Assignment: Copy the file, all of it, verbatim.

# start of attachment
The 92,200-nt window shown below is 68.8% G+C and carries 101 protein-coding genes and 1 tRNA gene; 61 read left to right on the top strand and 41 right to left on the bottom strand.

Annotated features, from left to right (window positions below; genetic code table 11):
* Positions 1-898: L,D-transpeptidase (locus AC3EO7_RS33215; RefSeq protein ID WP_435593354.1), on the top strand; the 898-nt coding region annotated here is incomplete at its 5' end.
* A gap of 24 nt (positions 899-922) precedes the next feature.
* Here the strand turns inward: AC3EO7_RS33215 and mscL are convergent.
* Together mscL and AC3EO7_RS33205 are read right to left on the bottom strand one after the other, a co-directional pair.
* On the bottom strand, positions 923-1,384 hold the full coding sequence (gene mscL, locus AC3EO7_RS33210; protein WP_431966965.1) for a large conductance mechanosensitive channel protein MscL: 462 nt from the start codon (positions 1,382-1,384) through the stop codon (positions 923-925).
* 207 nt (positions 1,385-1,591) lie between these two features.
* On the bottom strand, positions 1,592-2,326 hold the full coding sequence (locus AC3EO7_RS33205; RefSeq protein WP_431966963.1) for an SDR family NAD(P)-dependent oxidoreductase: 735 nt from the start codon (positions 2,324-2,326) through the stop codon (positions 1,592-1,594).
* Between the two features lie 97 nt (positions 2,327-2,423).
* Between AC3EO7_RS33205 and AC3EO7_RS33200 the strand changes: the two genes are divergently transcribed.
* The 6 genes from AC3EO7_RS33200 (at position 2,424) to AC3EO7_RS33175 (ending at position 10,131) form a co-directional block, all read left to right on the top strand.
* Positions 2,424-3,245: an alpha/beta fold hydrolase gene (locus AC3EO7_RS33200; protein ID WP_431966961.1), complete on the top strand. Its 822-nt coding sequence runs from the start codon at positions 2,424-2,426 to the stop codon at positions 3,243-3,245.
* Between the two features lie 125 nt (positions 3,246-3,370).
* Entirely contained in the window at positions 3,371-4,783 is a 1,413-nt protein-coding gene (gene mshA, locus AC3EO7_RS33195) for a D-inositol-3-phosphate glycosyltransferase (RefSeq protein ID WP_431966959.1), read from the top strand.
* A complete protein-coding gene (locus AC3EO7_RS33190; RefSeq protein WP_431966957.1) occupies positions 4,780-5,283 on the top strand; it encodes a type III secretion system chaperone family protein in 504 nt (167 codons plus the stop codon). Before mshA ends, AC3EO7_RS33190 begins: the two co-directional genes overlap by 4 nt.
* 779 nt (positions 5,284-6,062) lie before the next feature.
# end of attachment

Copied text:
The 92,200-nt window shown below is 68.8% G+C and carries 101 protein-coding genes and 1 tRNA gene; 61 read left to right on the top strand and 41 right to left on the bottom strand.

Annotated features, from left to right (window positions below; genetic code table 11):
* Positions 1-898: L,D-transpeptidase (locus AC3EO7_RS33215; RefSeq protein ID WP_435593354.1), on the top strand; the 898-nt coding region annotated here is incomplete at its 5' end.
* A gap of 24 nt (positions 899-922) precedes the next feature.
* Here the strand turns inward: AC3EO7_RS33215 and mscL are convergent.
* Together mscL and AC3EO7_RS33205 are read right to left on the bottom strand one after the other, a co-directional pair.
* On the bottom strand, positions 923-1,384 hold the full coding sequence (gene mscL, locus AC3EO7_RS33210; protein WP_431966965.1) for a large conductance mechanosensitive channel protein MscL: 462 nt from the start codon (positions 1,382-1,384) through the stop codon (positions 923-925).
* 207 nt (positions 1,385-1,591) lie between these two features.
* On the bottom strand, positions 1,592-2,326 hold the full coding sequence (locus AC3EO7_RS33205; RefSeq protein WP_431966963.1) for an SDR family NAD(P)-dependent oxidoreductase: 735 nt from the start codon (positions 2,324-2,326) through the stop codon (positions 1,592-1,594).
* Between the two features lie 97 nt (positions 2,327-2,423).
* Between AC3EO7_RS33205 and AC3EO7_RS33200 the strand changes: the two genes are divergently transcribed.
* The 6 genes from AC3EO7_RS33200 (at position 2,424) to AC3EO7_RS33175 (ending at position 10,131) form a co-directional block, all read left to right on the top strand.
* Positions 2,424-3,245: an alpha/beta fold hydrolase gene (locus AC3EO7_RS33200; protein ID WP_431966961.1), complete on the top strand. Its 822-nt coding sequence runs from the start codon at positions 2,424-2,426 to the stop codon at positions 3,243-3,245.
* Between the two features lie 125 nt (positions 3,246-3,370).
* Entirely contained in the window at positions 3,371-4,783 is a 1,413-nt protein-coding gene (gene mshA, locus AC3EO7_RS33195) for a D-inositol-3-phosphate glycosyltransferase (RefSeq protein ID WP_431966959.1), read from the top strand.
* A complete protein-coding gene (locus AC3EO7_RS33190; RefSeq protein WP_431966957.1) occupies positions 4,780-5,283 on the top strand; it encodes a type III secretion system chaperone family protein in 504 nt (167 codons plus the stop codon). Before mshA ends, AC3EO7_RS33190 begins: the two co-directional genes overlap by 4 nt.
* 779 nt (positions 5,284-6,062) lie before the next feature.